Blake Oliver: No.
David Leary: Every return? Educating the market? Is it possible to say, "We did free filing. People came to our site and we did that - the physical site - and we did free filing." Is that enough? Are [00:08:30] they upholding this agreement, at that point? I don't know. 
Blake Oliver: No, I don't think so. They committed to increase this program, to help it grow, but, when you look at the numbers, the number of people actually filing for free has declined over the years. It's shocking, actually, how few people who qualify take advantage of this. 70 percent of taxpayers are eligible for Free File options. Only three percent, or fewer, use them every year. Why is that? Well, [00:09:00] maybe it's because they can't find it. Maybe it's because they're directed into paid options. I just find this to be unconscionable.
David Leary: It's on the IRS's website, but it's also not very ... I follow the IRS on Twitter. I've never seen them tweet, "Hey, go here to file for free." It's not something that's big on the IRS website, either. It's almost like everybody ... It's not out there enough, or people don't know it exists.
Blake Oliver: The IRS deserves a lot of criticism, too. Apparently, an independent panel - advisory [00:09:30] council - last year said that the IRS was exercising deficient oversight of the Free File program, and recommended changes. The IRS disregarded those changes, and said, "Oh, no, it's fine. There's enough people taking advantage of this." The tax-prep companies - Intuit, which is the dominant one - deserves a lot of criticism for this, and the IRS, too, for not looking out for these taxpayers they're supposed to be looking out for. Only three percent of eligible taxpayers are using this program. That, [00:10:00] to me, means there's a problem. There's more to talk about, actually. There was an article that just came out yesterday - another ProPublica article. They interviewed former Intuit, and H&R Block employees to find out [cross talk]
David Leary: Before you jump into that, I actually saw, like three days ago, there was an article on ProPublica that came out ... I think I saw a tweet. They were actually looking for ... It's a form. I'll read the headline: "Have You Worked for Intuit or in a TurboTax Customer Support [00:10:30] Role? Have You Worked for Another Tax-Prep Company? We'd Like to Hear About Your Experience in Software ..." In Free File, et cetera, et cetera. They actively, about four days ago, five days ago, were actively wanting people to fill out this web form and contact them. They even made a secure drop-file box, et cetera. I think the article you're about to talk about is the information they gained from this survey, or web form they put out there.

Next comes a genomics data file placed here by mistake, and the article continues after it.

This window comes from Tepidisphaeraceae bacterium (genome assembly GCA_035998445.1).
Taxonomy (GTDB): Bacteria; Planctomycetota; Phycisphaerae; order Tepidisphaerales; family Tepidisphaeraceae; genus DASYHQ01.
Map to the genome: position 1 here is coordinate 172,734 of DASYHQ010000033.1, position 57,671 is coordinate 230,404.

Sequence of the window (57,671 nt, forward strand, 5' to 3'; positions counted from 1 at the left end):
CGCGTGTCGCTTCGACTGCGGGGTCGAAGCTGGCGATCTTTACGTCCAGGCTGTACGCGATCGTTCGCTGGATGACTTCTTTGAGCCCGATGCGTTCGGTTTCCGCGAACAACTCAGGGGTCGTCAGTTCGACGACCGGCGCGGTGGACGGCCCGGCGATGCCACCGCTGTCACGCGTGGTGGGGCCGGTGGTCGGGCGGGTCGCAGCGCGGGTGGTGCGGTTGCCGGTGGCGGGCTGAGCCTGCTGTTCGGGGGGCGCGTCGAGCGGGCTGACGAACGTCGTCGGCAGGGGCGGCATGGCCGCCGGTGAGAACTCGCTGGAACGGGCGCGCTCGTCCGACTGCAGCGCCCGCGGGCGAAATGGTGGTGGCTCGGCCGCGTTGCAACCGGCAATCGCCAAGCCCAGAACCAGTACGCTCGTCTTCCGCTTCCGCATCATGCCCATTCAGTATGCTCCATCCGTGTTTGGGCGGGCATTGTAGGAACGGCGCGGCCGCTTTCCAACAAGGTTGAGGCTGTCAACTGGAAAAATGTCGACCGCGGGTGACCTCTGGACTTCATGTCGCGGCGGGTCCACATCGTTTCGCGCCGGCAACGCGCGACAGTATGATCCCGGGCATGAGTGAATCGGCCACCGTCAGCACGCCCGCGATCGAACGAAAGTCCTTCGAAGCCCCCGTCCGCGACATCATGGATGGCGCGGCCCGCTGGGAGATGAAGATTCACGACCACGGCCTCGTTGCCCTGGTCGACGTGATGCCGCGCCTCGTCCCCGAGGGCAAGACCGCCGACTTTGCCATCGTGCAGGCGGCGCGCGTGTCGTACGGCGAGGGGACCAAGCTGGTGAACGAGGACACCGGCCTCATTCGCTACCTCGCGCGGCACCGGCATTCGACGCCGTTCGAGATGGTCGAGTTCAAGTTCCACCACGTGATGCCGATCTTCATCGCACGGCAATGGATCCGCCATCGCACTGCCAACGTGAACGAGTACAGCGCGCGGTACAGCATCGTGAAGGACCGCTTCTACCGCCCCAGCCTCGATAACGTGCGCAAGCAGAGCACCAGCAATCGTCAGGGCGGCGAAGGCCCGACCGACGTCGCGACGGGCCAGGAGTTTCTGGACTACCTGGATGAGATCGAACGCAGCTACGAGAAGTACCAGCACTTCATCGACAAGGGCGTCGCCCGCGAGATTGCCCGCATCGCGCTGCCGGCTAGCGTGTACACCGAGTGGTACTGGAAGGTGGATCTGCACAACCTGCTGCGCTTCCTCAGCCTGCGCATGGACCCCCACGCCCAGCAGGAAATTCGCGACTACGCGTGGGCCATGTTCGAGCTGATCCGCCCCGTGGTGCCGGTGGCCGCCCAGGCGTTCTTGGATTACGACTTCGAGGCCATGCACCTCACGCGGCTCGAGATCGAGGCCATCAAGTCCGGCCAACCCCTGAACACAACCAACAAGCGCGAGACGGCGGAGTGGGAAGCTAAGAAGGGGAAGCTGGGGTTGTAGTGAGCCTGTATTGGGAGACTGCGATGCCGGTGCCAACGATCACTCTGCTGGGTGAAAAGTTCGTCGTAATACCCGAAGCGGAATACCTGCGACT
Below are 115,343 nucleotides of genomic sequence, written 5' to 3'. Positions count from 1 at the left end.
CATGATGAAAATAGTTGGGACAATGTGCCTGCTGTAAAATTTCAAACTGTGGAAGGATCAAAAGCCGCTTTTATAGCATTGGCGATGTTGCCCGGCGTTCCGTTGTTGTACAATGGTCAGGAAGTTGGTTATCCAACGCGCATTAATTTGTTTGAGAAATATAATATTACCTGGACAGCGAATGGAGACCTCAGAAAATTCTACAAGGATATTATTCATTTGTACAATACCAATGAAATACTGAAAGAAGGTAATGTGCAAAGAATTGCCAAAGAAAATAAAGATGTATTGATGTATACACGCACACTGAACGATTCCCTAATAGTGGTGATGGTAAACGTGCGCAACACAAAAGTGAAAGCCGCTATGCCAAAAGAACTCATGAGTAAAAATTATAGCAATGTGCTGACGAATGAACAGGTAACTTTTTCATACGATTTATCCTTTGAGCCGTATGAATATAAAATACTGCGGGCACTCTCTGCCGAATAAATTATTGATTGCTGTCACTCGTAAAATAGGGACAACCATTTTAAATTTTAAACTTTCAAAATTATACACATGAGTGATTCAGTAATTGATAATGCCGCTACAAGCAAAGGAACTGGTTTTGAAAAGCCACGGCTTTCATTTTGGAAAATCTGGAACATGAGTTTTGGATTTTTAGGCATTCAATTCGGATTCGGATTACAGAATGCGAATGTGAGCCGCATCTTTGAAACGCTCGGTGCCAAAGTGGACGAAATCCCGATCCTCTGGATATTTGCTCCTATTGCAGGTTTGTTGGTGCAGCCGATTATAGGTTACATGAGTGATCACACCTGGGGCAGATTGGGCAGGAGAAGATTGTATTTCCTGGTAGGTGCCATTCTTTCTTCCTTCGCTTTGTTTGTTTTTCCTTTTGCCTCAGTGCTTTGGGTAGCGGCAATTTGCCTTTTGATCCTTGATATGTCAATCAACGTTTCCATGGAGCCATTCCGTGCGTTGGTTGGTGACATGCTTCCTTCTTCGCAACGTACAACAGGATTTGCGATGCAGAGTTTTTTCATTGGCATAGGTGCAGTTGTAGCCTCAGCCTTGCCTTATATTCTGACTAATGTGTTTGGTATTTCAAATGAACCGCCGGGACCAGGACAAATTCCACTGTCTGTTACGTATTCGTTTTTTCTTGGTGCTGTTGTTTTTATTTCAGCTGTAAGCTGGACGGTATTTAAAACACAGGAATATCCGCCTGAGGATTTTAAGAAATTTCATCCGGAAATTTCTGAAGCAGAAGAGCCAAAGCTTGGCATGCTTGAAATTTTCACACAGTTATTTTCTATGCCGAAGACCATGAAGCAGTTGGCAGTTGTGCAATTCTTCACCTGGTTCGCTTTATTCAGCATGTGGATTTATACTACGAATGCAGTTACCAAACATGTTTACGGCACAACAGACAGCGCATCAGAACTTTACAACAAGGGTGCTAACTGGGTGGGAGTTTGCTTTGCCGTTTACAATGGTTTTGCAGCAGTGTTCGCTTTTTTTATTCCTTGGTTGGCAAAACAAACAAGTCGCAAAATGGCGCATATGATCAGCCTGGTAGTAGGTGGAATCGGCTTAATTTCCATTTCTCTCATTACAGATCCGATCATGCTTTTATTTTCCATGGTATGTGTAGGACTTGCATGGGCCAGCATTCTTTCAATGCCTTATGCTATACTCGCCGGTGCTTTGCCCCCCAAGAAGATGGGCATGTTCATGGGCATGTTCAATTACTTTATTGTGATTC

Blake Oliver: Yeah. Apparently, H&R Block explicitly instructs its customer-service staff [00:11:00] to push people away from its free offering, according to internal guidance obtained by ProPublica. "Do not send clients to this website unless they are specifically calling about the Free File program," the guidance states, referring to the site with the company's free option. "We want to send users to our paid products before the free product, if at all possible." 
Now, that's H&R Block. What about Intuit? A former mid-level Intuit employee said that steering customers away from TurboTax's truly free option is a "purposeful [00:11:30] strategy." The article continues, "For people who find TurboTax through a search engine, or an online ad, 'the landing page would direct you through a product flow that the company wanted to ensure would not make you aware of Free File.'" It just keeps going ... "The entire strategy is to make sure people read the word 'free,' and click our site, and never use an actually free product," the former mid-level employee said. "In reality, TurboTax's Free Edition guides many people to a product [00:12:00] that costs them money. It's only free for people with the simplest tax situations. The vast majority of people who click that will not pay zero dollars," the former employee said. 
Apparently, it's an open secret at Intuit that helping customers find the Free File program would be bad for business. There was a May 2017 meeting of the marketing team at TurboTax's San Diego headquarters. The tax-filing season had just ended, and a dozen or so staffers, up to the senior-manager level, were brainstorming. A new employee proposed that customers going through TurboTax's interview-style [00:12:30] filing process, who were found to be eligible for Free File, get a hard recommendation - essentially a pop-up window - to be routed to the truly free product. The response - laughter," according to the former employee. The meeting quickly moved on."